Scores that could easily have been nominated include...


    Beetlejuice by Danny Elfman - I guess the word is that he borrowed too much of the main theme from some European rag. Oh well. It's still great music. The Academy had no interest in Elfman during the early years by not nominating Beetlejuice, Batman, or even Edward Scissorhands. Very sad.

    Who Framed Roger Rabbit? by Alan Silvestri - This was a nice score. Very representative of the era the movie takes place in.

    The Adventures of Baron Muchausen by Michael Kamen - Just like Elfman, the Academy had little interest in Kamen's early works. The Waltz between Venus and the Baron is beautiful music.

    The Land Before Time by James Horner - Very playful and emotional score by Horner. Really tugged on your emotions as a kid watching Little Foots mother die.

    Willow by James Horner - Great adventure music. Bad Martigans action music really gets you pumped and the main theme is great. Elora Danons subtle theme is tranquil too. Also you gotta give props to the local music that plays during the fair and the credits. Nice jig.

    Hellraiser II: Hellbound by Christopher Young - Well this one had little chance of being recognized by the Academy but it's Youngs best work. Great horror music. Just the opening track sends shivers down your spine. This is the music that Raimi wanted for Spider-Man 2 that caused the controversy between he and Elfman.
  12. General Kenobi Administrator Emeritus

    Member Since:
    Dec 31, 1998
    star 6
    I haven't heard Grusin's score, but I love Zimmer's Rain Man score. I, of course, would have picked TLC as the best of 1989. I didn't see Dances With Wolves until just a few years ago. I really like much of John Barry's work, and that was a wonderful score as well. As mentioned above, I agree that Eidelman's score for The Undiscovered Country is excellent, and deserves recognition.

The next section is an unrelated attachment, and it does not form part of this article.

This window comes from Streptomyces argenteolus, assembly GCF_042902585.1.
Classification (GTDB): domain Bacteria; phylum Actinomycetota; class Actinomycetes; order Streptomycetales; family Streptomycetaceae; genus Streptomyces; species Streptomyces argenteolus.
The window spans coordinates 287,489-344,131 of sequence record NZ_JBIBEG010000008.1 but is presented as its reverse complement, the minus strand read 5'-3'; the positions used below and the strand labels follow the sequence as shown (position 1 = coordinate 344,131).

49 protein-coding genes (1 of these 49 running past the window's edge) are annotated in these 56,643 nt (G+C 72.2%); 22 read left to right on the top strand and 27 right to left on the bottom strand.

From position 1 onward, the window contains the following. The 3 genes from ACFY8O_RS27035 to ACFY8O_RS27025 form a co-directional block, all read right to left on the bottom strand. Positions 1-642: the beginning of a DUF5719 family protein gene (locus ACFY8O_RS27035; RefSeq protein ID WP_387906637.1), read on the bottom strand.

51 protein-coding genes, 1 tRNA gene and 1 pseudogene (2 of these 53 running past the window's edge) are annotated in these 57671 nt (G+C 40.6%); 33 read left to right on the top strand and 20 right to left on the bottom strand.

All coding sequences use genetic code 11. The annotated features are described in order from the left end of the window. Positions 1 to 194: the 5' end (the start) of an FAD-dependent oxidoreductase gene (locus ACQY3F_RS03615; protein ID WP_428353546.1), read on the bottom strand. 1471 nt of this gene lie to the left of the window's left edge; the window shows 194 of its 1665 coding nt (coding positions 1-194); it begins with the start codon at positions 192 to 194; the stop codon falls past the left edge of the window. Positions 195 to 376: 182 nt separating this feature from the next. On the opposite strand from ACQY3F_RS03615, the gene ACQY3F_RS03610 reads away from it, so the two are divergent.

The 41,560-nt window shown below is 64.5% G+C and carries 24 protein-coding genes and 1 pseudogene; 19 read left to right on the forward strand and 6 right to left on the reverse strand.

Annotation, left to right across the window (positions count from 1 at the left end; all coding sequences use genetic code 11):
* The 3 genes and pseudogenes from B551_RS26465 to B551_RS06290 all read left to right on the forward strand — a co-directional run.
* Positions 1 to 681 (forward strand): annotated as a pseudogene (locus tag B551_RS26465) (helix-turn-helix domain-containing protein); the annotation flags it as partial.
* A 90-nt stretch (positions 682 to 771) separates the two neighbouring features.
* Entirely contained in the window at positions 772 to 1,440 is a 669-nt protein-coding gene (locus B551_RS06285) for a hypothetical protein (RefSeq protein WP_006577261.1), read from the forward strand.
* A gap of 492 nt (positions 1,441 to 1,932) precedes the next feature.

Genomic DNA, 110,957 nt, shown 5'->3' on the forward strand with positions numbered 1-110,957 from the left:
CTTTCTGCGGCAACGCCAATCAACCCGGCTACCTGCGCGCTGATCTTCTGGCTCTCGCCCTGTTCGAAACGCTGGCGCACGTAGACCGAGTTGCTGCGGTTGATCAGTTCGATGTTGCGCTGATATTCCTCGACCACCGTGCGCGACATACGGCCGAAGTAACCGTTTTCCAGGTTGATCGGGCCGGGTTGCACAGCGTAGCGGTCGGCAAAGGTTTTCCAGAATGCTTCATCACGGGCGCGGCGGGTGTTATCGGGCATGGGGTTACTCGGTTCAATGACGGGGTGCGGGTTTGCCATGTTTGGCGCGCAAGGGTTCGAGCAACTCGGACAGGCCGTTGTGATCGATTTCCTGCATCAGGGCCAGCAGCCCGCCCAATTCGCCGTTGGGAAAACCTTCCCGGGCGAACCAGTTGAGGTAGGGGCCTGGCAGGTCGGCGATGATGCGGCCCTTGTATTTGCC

13. Darth-Lutgerous Force Ghost

    Member Since:
    May 24, 2005
    star 4
    James Horner was snubbed this year. He should have been nominated for Land Before Time and Willow.
  14. Drac39 Force Ghost

    Member Since:
    Jul 9, 2002
    star 6
    Hellbound should have been nominated,outstanding work.
  15. HL&S Magistrate Emeritus

    Member Since:
    Oct 30, 2001
    star 6
    1987

    Cry Freedom - George Fenton and Jonas Gwangwa
    Empire of the Sun - John Williams
    The Last Emperor - Ryuichi Sakamoto, David Byrne, and Cong Su
    The Untouchables - Ennio Morricone
    The Witches of Eastwick - John Williams

    WINNER: The Last Emperor by Ryuichi Sakamoto, David Byrne, and Cong Su.

    Not a bad nomination list this year. It wasn't the greatest year for film music but I feel they picked all the right ones for the nominations. Williams had two solid scores which may have split his vote. But he didn't have to win this one. Ennio Morricone did well with the Untouchables and the nomination was well deserved. I'm glad George Fenton was recognized in the 80's. Even if he seems to work better on collaborations. The Last Emperor is a wonderful score all three composers did a great job. It's very moving.